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Author Topic: Aero history  (Read 2275 times)
500Jon
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« Reply #25 on: February 11, 2017, 08:08:34 AM »

Gen2 Daytona Charger looks well coolio!

Gen2 Birdy looks kinda oddball, nose is too high for my liking.
Chunky trunk-lid spoiler would have been enough for me too. (EVO style)


* universal_evo_spoiler.jpg (19.75 KB, 500x336 - viewed 390 times.)
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IF A JOB's WORTH DOING, ITS WORTH DOING WELL, RIP DAD.
4-SPEED, 1969 Charger-500 is the most Coolio car in the World!
DAY CLONA
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« Reply #26 on: February 11, 2017, 11:01:13 AM »

Gen2 Daytona Charger looks well coolio!

Gen2 Birdy looks kinda oddball, nose is too high for my liking.
Chunky trunk-lid spoiler would have been enough for me too. (EVO style)


"Gen 2" usually refers to the 68-70 B body period, 69-70 wingcars are the F series, and "3rd Gen" 1971  B bodies of the winged variety are G series designation

I assume your referencing the 71 Superbird nose? I chose the 12" minimum change nosecone for the project as it incorporated the 71 RR/GTX/Sat lower valance, grille, lights, etc, etc...I felt it would have been a possible compromise made by Chrysler management if the cars were produced for public consumption based on NASCAR's rules regarding available production units to qualify the car for track status

Mike  


* aaerrrrrrrrmmcccccnoseeeeeeeeeeeeee.JPG (44.03 KB, 347x525 - viewed 375 times.)

* aerrrrrrrooooooo71nnosssssse.JPG (85.8 KB, 894x618 - viewed 380 times.)

* aaaaaaerrrrrrrrrrpppppppppprrrrrrrooooooooomhhg.JPG (40.46 KB, 562x343 - viewed 380 times.)
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rainbow4jd
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« Reply #27 on: February 12, 2017, 01:26:21 AM »

One thing most don't notice is the complete lack of any fender scoops on the 1971 3/8 scale aero test models, no mention, no intention for their use at all, which I found strange


However when I was fabricating the 71 Tona and Bird I knew there was no intention of using fender scoops after reading the Gseries wind tunnel test posted from 1970, but I felt the cars needed them, in keeping with "tradition" of the 69 and 70 models appearance, and not having them would bring into focus either awkward looks or questions as to WHY they're not present, not one person has ever commented on the "fact" that the 71's have fender scoops where there should be none?

Mike

I have to confess - I love the 71 Body Style better than the one I have.   I know its one of those crazy things - but I keep waiting to hit the lottery and come beg you to take my money!     Your work is amazing.
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bannedbird
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« Reply #28 on: February 12, 2017, 10:33:08 PM »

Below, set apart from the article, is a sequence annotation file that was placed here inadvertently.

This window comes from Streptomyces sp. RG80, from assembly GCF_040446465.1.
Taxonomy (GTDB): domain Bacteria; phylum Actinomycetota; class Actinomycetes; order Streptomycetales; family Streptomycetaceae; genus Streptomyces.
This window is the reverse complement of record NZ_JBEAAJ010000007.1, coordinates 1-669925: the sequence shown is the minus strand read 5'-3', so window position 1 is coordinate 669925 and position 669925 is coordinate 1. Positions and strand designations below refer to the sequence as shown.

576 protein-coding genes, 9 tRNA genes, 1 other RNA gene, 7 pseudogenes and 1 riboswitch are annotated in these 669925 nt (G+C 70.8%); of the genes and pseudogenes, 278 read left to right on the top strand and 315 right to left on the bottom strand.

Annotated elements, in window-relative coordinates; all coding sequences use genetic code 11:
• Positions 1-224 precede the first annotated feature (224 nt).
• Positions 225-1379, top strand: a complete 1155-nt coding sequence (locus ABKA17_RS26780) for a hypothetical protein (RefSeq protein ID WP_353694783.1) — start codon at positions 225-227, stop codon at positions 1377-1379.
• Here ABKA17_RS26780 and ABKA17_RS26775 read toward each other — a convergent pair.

Dayclona (Mike), what actuates the headlight doors on your G-series? Vacuum, electric, manual? Thanks.
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A383Wing
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« Reply #29 on: February 13, 2017, 01:07:50 AM »

Dayclona (Mike), what actuates the headlight doors on your G-series? Vacuum, electric, manual? Thanks.

I am curious also, would like to see a video of them opening & closing  2thumbs
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DAY CLONA
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« Reply #30 on: February 13, 2017, 03:56:08 AM »

Dayclona (Mike), what actuates the headlight doors on your G-series? Vacuum, electric, manual? Thanks.




The Daytona uses the stock 1971 electric motor and single rod to connect the headlites together, the Black 71 Aero Superbee/Tona used 2 stock 71 electric motors mounted on each headlite bucket, the 71 Bird uses 84-87 Pontiac Fiero motor on each headlite assy, sorry no pics of the smaller assys/fabrications, these cars were built 12-14 years ago

Mike
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taxspeaker
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Tip to Tip Bird driven from Fairbanks to Key West


« Reply #31 on: March 08, 2017, 04:25:52 PM »

Thanks and interesting stuff with great pictures, but back to my original post, please.

I can inspect Mopars with the best of them for accuracy, but I am lost on Fords. Can someone recommend a person to inspect a Talladega for me for correctness and body/mechanical? PM if needed or just email me tax...@gmail.com

Ready to pull the trigger on a white Talladega and putting the 65 Barracuda on ebay or with gateway in a couple of weeks.
Thanks
Bob
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Highbanked Hauler
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« Reply #32 on: March 08, 2017, 07:02:19 PM »

Dayclona (Mike), what actuates the headlight doors on your G-series? Vacuum, electric, manual? Thanks.




The Daytona uses the stock 1971 electric motor and single rod to connect the headlites together, the Black 71 Aero Superbee/Tona used 2 stock 71 electric motors mounted on each headlite bucket, the 71 Bird uses 84-87 Pontiac Fiero motor on each headlite assy, sorry no pics of the smaller assys/fabrications, these cars were built 12-14 years ago

Mike

   WOW time flies, 14 years ago already was at Vernon Ct. I was parked beside you and automotive evolution moves on.  yesnod
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Aero426
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« Reply #33 on: March 09, 2017, 09:02:33 AM »


Ready to pull the trigger on a white Talladega
Bob

Bob, just sent you an email. 
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